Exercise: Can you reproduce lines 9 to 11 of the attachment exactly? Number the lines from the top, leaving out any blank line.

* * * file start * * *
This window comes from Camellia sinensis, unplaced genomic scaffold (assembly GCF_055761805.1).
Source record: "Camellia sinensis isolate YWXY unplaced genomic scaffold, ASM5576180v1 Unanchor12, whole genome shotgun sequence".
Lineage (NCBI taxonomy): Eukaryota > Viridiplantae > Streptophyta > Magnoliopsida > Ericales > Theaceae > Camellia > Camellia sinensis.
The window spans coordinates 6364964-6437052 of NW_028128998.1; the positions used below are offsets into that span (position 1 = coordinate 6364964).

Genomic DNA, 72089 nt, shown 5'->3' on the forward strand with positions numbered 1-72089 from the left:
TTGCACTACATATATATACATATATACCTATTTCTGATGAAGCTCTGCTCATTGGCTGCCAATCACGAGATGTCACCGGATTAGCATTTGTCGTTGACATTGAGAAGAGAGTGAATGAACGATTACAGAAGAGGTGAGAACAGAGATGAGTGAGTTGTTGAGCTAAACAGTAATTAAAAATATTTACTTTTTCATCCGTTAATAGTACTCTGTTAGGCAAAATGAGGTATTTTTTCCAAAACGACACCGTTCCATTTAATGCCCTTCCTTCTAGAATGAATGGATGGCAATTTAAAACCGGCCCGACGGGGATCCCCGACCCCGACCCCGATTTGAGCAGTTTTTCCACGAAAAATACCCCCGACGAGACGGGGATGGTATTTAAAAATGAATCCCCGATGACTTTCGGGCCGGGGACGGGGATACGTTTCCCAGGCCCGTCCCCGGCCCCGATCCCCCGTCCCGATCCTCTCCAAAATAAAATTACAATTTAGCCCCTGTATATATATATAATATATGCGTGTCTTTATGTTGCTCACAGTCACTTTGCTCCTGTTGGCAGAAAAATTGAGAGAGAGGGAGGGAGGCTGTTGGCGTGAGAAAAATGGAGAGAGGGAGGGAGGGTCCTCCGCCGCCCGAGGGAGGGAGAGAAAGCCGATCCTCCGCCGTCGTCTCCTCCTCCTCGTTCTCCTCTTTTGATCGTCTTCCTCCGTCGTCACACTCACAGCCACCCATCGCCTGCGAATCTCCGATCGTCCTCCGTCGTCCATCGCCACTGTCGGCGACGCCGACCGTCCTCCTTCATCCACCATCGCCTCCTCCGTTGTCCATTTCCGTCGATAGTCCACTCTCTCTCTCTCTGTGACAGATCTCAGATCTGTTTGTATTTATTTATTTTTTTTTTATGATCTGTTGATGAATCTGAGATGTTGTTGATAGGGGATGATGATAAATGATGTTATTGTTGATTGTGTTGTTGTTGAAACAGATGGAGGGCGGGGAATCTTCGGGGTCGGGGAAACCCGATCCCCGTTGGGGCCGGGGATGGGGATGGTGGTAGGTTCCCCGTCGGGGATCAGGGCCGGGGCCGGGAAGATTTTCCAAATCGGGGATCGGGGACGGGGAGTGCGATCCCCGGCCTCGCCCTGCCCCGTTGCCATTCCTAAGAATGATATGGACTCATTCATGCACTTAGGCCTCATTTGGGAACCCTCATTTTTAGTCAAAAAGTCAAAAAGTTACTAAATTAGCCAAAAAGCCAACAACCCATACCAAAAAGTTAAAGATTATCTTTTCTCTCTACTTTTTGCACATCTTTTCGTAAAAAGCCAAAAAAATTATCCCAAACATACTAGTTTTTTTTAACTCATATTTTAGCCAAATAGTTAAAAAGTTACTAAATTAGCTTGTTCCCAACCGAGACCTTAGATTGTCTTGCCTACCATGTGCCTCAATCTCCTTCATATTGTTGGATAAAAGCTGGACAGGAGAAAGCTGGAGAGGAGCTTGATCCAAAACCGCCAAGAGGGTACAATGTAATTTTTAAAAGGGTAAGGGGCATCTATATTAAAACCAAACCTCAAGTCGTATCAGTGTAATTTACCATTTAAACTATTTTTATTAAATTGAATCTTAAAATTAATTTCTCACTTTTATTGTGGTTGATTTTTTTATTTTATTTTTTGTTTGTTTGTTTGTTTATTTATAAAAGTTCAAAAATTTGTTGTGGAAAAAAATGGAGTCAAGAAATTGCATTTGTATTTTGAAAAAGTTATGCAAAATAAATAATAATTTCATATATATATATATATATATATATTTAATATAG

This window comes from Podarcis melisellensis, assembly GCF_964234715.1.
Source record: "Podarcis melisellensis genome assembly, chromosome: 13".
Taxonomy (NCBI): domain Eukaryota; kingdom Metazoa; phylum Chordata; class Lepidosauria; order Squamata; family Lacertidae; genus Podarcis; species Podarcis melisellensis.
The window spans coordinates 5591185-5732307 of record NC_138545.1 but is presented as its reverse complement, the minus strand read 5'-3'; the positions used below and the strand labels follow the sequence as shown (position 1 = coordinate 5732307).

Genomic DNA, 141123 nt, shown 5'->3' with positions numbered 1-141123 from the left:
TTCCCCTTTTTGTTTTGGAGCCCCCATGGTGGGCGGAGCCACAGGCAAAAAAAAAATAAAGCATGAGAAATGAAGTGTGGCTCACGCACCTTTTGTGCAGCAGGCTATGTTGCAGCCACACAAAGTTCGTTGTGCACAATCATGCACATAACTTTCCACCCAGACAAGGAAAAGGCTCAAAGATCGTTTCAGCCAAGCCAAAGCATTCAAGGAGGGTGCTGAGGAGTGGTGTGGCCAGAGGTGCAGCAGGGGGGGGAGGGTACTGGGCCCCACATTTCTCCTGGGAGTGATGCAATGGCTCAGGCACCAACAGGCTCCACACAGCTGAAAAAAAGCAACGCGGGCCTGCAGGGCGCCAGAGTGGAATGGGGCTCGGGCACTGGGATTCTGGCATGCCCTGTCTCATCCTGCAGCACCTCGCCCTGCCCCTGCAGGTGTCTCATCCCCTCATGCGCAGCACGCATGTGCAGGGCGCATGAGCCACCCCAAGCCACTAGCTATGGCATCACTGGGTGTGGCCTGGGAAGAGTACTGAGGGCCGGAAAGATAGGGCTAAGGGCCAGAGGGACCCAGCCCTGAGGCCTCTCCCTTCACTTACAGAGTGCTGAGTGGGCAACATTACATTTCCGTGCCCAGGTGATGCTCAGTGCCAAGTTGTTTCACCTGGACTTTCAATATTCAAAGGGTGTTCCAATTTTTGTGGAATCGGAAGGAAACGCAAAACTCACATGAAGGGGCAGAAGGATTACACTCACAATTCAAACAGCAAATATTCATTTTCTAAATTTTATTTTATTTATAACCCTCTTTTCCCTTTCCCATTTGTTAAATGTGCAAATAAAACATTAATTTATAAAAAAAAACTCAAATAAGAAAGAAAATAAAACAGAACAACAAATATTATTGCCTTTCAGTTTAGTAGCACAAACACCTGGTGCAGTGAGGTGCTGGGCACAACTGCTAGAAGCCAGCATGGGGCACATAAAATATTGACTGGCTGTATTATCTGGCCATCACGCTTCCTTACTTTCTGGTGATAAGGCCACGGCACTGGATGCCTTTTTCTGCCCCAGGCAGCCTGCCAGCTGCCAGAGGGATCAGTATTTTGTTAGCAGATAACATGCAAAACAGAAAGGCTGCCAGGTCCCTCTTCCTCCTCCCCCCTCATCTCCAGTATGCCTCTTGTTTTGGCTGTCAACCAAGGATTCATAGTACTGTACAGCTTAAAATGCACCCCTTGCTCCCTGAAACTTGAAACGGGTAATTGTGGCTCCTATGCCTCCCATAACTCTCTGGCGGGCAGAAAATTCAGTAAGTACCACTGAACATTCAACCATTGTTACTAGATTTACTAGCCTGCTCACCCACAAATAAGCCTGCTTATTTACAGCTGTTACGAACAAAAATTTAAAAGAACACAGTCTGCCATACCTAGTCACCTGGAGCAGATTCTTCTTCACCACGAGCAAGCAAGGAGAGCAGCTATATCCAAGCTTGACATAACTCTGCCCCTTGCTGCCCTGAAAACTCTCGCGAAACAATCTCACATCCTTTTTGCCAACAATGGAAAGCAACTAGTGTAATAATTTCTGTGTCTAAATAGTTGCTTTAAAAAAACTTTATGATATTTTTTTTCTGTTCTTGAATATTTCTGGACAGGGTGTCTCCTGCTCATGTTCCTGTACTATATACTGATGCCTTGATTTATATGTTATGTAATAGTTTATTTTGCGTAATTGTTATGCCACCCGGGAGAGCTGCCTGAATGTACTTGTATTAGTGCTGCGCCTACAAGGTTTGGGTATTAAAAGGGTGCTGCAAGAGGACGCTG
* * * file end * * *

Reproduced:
Taxonomy (NCBI): domain Eukaryota; kingdom Metazoa; phylum Chordata; class Lepidosauria; order Squamata; family Lacertidae; genus Podarcis; species Podarcis melisellensis.
The window spans coordinates 5591185-5732307 of record NC_138545.1 but is presented as its reverse complement, the minus strand read 5'-3'; the positions used below and the strand labels follow the sequence as shown (position 1 = coordinate 5732307).

Genomic DNA, 141123 nt, shown 5'->3' with positions numbered 1-141123 from the left: